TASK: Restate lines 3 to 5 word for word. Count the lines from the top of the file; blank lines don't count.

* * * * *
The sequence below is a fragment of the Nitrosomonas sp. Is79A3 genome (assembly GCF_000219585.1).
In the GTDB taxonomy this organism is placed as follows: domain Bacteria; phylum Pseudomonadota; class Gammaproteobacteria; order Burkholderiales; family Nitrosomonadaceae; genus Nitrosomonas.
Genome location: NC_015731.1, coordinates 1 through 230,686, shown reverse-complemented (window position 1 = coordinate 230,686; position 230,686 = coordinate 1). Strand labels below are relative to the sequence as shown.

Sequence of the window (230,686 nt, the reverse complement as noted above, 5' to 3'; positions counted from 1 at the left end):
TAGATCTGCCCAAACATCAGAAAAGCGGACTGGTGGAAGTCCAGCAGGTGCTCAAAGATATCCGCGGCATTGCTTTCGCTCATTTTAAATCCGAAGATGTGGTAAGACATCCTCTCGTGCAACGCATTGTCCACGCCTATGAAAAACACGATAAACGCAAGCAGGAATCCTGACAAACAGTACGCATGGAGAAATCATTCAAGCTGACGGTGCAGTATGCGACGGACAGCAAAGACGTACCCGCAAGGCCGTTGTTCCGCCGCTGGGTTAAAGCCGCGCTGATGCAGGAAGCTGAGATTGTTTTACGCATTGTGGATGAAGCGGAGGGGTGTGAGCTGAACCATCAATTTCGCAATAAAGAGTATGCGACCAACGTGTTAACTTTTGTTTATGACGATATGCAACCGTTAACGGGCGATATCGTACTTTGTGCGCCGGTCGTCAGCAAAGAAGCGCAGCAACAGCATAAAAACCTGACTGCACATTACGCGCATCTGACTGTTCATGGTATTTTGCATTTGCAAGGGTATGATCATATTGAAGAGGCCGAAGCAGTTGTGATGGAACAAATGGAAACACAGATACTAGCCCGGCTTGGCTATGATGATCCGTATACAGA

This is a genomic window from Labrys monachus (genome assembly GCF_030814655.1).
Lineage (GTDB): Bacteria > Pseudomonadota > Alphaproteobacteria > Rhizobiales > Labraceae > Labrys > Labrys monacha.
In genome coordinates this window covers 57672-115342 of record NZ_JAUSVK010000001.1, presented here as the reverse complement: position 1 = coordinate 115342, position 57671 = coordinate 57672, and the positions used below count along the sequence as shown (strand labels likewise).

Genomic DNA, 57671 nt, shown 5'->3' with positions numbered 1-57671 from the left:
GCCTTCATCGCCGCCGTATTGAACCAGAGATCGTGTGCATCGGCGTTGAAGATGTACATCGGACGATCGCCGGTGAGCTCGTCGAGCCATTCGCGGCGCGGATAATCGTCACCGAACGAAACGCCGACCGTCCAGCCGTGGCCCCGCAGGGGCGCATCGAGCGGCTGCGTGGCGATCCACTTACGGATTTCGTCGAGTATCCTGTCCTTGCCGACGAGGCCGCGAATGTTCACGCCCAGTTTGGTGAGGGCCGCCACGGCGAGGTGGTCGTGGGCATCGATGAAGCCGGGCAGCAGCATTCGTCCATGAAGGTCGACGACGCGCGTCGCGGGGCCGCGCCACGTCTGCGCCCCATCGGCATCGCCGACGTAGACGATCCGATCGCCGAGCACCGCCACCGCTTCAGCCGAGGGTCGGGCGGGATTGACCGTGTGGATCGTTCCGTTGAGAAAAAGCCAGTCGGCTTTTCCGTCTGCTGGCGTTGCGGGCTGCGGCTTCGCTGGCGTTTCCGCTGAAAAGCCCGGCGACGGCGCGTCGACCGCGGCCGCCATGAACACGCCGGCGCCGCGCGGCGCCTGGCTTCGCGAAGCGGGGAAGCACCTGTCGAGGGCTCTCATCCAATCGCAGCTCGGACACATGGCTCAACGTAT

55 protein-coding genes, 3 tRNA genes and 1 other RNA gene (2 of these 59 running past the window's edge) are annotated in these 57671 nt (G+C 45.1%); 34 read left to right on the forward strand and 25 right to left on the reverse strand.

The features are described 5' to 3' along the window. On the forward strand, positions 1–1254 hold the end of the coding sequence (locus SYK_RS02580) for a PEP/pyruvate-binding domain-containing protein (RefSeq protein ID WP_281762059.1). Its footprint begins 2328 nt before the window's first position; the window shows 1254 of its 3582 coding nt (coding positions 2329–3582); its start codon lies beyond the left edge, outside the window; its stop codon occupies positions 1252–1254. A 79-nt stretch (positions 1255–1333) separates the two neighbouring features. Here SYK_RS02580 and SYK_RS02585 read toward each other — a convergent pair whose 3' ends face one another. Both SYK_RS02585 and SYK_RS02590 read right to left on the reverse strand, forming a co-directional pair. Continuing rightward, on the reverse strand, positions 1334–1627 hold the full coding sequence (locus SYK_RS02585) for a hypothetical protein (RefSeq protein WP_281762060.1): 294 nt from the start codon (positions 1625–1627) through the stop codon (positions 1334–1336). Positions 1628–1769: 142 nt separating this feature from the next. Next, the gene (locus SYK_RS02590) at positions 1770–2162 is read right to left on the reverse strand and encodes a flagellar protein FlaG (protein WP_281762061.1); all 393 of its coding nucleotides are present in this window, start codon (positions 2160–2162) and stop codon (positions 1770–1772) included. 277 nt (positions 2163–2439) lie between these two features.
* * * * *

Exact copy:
Genome location: NC_015731.1, coordinates 1 through 230,686, shown reverse-complemented (window position 1 = coordinate 230,686; position 230,686 = coordinate 1). Strand labels below are relative to the sequence as shown.

Sequence of the window (230,686 nt, the reverse complement as noted above, 5' to 3'; positions counted from 1 at the left end):
TAGATCTGCCCAAACATCAGAAAAGCGGACTGGTGGAAGTCCAGCAGGTGCTCAAAGATATCCGCGGCATTGCTTTCGCTCATTTTAAATCCGAAGATGTGGTAAGACATCCTCTCGTGCAACGCATTGTCCACGCCTATGAAAAACACGATAAACGCAAGCAGGAATCCTGACAAACAGTACGCATGGAGAAATCATTCAAGCTGACGGTGCAGTATGCGACGGACAGCAAAGACGTACCCGCAAGGCCGTTGTTCCGCCGCTGGGTTAAAGCCGCGCTGATGCAGGAAGCTGAGATTGTTTTACGCATTGTGGATGAAGCGGAGGGGTGTGAGCTGAACCATCAATTTCGCAATAAAGAGTATGCGACCAACGTGTTAACTTTTGTTTATGACGATATGCAACCGTTAACGGGCGATATCGTACTTTGTGCGCCGGTCGTCAGCAAAGAAGCGCAGCAACAGCATAAAAACCTGACTGCACATTACGCGCATCTGACTGTTCATGGTATTTTGCATTTGCAAGGGTATGATCATATTGAAGAGGCCGAAGCAGTTGTGATGGAACAAATGGAAACACAGATACTAGCCCGGCTTGGCTATGATGATCCGTATACAGA